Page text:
Short-term health insurance plans are an option that’s always available. They can be a good choice, but don’t offer the complete coverage that standard health insurance plans offer.
If your spouse has insurance through their employer, you can also be added to their plan.
“The qualifying event that triggers COBRA eligibility (and the SEP in the individual market) will also trigger a SEP that would allow the person to join their spouse on the spouse's employer-sponsored health plan (assuming the spouse has such coverage and the plan offers spousal coverage). But as noted above, that SEP only has to last 30 days, whereas it's 60 days in the individual market and there's a 60-day window for COBRA,” Norris says.
What is COBRA Insurance?
COBRA stands for the Consolidated Omnibus Budget Reconciliation Act. It is the legislation that allows former employees to continue health insurance coverage from their former employer for a certain amount of time until they find new coverage up to 18 months.
Individuals who use COBRA coverage must pay the employer’s contribution and an administrative fee in addition to the monthly premiums.
Norris says, “If you're being offered COBRA, take your time to compare individual market plans and COBRA — you don't want to jump into either option without understanding all the details, but you've got 60 days to make your decision.”
When choosing between enrolling in a new plan or COBRA, research your options.
Townsend suggests, “Reach out to an experienced insurance agent, who can provide you many options and speak to you intelligently about what options they have for you verses the COBRA route. Go online and shop if you enjoy shopping online!”
Evaluating the costs and benefits of using COBRA versus another health insurance plan will help you make the best decision for your circumstances. The nice thing about using COBRA is that the coverage can be retroactive if you enroll later during your Special Enrollment Period.
Norris offers a few scenarios in which COBRA may be ideal:
- “You're in the middle of a complicated course of treatment and don't want to have to worry about switching providers, dealing with a new drug formulary, etc. So a person going through cancer treatment, for example, might be better off with COBRA than with switching to the individual market.
- You've already met or nearly met your out-of-pocket maximum for the year. If you switch to a new plan in the individual market — even if it's from the same insurer that offers your group benefits — you'll have to start over with your out-of-pocket expenses.
- Your income is too high for premium subsidies and you're fairly certain you're going to have access to a new employer-sponsored plan soon. In that case, keeping COBRA will be less complicated than having to enroll in a new plan only to switch away from it again in the near future when you switch to the new employer-sponsored plan.”
However, there are a few reasons why enrolling in a new plan might be better.
“An individual market plan might be much less expensive, especially if you qualify for premium subsidies and/or pick a plan with higher out-of-pocket exposure than the one you had through your employer. Premium subsidies are available this year to a family of four with MAGI as high as $100,400, whereas there's no financial assistance available to offset the cost of COBRA.
Depending on the specifics of the plan you had through your employer and the options that are available in the individual market in your area, you might find that you can pick an individual market plan that has a provider network and/or drug formulary that work better for you,” says Norris.
If you’re eligible for COBRA and Medicare, you might want to enroll in both or opt for Medicare.
“One serious mistake I see people make with COBRA is when they are also eligible for Medicare. They elect COBRA, but do not enroll in Medicare Part B. Medicare says you need to enroll in Part B even when electing COBRA and over age 65. Failing to do so can cause a lifetime Part B premium penalty because of a late enrollment fee,” advises Adam Hyers, owner of Hyers & Associates Insurance Agency.
How do I sign up for COBRA?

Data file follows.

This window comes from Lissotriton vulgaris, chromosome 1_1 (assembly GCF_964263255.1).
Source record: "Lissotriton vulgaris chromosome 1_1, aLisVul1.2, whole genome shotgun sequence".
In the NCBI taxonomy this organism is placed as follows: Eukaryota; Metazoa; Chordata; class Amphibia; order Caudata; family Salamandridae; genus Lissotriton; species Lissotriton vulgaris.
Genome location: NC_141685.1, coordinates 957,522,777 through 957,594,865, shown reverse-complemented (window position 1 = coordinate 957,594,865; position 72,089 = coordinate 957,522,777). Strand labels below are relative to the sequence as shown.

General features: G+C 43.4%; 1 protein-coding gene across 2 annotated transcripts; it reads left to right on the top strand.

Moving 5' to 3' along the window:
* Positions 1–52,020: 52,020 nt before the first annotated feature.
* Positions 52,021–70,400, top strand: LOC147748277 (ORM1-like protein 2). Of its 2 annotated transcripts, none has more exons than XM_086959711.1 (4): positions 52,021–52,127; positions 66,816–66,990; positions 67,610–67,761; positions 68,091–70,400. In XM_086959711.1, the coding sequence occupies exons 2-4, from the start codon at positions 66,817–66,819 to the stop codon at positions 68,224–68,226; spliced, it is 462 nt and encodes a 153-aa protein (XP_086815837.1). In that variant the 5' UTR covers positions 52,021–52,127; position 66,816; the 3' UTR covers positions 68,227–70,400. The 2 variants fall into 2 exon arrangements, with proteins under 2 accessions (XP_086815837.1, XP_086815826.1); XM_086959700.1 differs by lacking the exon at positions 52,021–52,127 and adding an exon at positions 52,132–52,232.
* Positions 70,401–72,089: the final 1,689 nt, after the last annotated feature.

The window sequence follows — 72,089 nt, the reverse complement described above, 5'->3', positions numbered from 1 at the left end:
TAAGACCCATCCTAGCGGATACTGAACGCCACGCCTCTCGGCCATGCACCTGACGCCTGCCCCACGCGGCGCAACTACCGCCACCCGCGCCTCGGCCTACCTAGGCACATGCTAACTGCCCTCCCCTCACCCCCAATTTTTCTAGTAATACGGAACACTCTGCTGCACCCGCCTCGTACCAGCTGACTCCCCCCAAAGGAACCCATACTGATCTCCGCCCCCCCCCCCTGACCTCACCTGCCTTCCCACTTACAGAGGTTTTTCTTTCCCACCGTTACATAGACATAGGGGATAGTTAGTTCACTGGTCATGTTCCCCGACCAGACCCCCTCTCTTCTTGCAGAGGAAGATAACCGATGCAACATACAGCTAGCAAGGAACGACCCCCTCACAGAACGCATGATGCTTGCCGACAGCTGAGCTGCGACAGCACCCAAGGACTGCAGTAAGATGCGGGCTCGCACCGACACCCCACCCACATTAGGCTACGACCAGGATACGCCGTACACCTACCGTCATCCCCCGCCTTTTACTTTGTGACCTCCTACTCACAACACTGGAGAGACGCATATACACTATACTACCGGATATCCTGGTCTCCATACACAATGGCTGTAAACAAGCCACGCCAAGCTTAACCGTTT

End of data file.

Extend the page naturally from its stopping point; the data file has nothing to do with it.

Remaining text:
Employers are required to offer information on COBRA and enrolling in COBRA to their employees. Your employer’s human resources department can answer your questions and help you access coverage through COBRA.
How do I apply for a Special Enrollment Period?
For the most part, it’s not a matter of applying for a Special Enrollment Period, it’s a matter of enrolling in a health insurance plan or making adjustments to your coverage.
If you have a qualifying life event, talk to your employer’s human resources department. The human resources team will help you through the process--whether you are enrolling in a different plan, making adjustments to add coverage, or using COBRA.
If you don’t have insurance through your employer, contact your health insurance company. They will tell you what documentation they need and help you with the changes you need to make.
If you’re choosing a new health insurance plan, research your options online. You can view your options by looking directly at company websites, looking at comparison websites, or looking at Marketplace plans on HealthCare.gov. Representatives from these websites can also help with the enrollment process.
Getting advice from a licensed independent agent is always a good idea, especially if you’re working directly with a company.
“I always stress the importance of sitting down with a licensed, non-biased insurance agent who can provide information on coverage and price on various policies from an array of carriers so you can find the policy that best meets your needs and budget. Whether you are enrolling in ACA or COBRA, understanding what is and is not covered and what the cost will be to you (and your family, if applicable) is very important,” says Chris Mason, Senior Vice President of Sales Distribution for HealthMarkets.
If you are required to give documentation to show that you qualify for a Special Enrollment Period, do not send the originals. Make copies to send in and keep the originals for you records.
What is a Special Enrollment Period for Medicare?
Medicare Special Enrollment Periods are slightly different from regular Special Enrollment Periods, although the concept is the same. There are a few more situations that allow for a Special Enrollment Period. The length of the Special Enrollment Period also varied based on the circumstance that triggers it. Start dates also vary.
Many of the Qualifying Life Events that trigger a Special Enrollment Period also trigger a Medicare Special Enrollment Period. However, some circumstances are distinct to Medicare.
For example, you qualify for a Medicare Special Enrollment Period if you have an opportunity to purchase other non-Medicare coverage or if your current Medicare plan changes its Medicare contract.
More information regarding Qualifying Life Events and corresponding Special Enrollment Period details, can be viewed on Medicare.gov.
Understanding how Special Enrollment Periods work will help you be prepared, use the time offered to understand your options, and make sure that you have the coverage you need.
For more information on Special Enrollment Periods, check out Health Insurance Marketplace’s Guide.